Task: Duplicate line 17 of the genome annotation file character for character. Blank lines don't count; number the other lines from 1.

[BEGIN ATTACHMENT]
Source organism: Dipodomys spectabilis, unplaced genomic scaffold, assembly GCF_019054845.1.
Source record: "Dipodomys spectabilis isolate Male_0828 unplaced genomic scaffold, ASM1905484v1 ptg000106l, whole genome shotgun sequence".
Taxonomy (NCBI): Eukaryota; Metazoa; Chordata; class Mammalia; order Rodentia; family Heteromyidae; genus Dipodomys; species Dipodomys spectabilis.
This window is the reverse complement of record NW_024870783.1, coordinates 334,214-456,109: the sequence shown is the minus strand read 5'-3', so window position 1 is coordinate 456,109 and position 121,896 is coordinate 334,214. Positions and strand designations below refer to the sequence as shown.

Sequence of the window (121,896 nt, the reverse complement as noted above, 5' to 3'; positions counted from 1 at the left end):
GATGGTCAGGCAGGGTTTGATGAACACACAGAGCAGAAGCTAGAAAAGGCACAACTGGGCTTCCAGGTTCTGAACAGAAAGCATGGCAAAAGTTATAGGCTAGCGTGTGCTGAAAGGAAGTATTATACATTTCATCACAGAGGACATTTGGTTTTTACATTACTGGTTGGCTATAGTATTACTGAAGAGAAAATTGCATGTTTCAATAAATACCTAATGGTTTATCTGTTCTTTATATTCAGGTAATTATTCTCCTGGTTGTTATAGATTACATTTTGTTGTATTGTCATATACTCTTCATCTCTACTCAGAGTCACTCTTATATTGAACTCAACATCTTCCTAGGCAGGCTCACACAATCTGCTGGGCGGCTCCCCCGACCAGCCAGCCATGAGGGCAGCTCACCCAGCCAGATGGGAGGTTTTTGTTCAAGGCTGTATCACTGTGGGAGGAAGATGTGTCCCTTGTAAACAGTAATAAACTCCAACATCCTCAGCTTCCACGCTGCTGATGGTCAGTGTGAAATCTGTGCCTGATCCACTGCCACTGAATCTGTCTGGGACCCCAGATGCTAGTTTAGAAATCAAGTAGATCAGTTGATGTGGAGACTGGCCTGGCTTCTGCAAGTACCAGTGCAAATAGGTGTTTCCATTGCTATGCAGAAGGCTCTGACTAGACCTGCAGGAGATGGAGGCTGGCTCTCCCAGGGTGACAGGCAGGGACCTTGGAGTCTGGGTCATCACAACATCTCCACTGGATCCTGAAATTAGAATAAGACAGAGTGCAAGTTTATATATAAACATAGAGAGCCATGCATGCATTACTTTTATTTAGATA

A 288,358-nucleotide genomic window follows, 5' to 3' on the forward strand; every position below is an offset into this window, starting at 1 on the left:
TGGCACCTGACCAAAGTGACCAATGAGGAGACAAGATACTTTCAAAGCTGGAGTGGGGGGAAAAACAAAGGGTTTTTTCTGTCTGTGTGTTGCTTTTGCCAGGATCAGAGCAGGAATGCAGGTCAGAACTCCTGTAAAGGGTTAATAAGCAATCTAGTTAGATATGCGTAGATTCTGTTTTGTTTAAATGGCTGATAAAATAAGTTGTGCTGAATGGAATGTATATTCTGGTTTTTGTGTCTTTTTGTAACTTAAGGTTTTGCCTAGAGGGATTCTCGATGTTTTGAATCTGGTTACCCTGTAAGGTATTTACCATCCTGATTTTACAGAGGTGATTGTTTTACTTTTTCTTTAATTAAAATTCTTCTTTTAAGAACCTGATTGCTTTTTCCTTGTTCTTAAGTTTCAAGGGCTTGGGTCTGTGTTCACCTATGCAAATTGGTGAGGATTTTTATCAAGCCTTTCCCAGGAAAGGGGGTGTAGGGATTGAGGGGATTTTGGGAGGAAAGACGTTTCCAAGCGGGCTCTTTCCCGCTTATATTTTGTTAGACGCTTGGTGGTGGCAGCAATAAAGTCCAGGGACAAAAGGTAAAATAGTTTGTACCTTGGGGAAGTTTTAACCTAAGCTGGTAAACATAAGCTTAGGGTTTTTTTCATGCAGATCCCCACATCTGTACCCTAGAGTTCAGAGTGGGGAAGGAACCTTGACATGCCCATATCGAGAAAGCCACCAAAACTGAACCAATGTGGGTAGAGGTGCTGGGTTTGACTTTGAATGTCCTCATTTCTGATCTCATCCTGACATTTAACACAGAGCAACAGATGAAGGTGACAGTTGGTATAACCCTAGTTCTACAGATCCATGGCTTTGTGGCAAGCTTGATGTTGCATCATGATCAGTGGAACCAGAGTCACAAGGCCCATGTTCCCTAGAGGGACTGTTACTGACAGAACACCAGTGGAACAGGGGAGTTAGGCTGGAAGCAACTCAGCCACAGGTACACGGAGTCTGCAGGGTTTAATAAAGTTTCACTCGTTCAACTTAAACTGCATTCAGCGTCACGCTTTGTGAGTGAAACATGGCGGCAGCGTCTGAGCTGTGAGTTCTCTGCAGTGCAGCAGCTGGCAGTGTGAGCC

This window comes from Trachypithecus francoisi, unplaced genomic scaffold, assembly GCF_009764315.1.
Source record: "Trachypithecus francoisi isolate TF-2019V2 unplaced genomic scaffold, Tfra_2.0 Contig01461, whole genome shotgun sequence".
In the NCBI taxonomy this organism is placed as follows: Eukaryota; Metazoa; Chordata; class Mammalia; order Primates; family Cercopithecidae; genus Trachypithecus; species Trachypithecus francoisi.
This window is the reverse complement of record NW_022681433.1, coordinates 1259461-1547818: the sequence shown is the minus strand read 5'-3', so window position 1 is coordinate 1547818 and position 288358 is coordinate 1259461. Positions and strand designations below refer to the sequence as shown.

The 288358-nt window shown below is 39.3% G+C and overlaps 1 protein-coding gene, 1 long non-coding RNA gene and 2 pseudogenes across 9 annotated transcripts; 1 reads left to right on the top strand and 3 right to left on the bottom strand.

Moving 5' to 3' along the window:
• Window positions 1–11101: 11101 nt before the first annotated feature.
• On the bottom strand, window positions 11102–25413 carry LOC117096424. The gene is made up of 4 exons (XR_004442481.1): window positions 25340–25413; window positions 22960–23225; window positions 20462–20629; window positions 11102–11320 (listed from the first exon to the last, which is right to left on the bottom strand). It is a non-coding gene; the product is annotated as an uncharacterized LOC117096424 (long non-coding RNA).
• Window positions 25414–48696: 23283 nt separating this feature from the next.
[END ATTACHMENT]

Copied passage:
• Window positions 25414–48696: 23283 nt separating this feature from the next.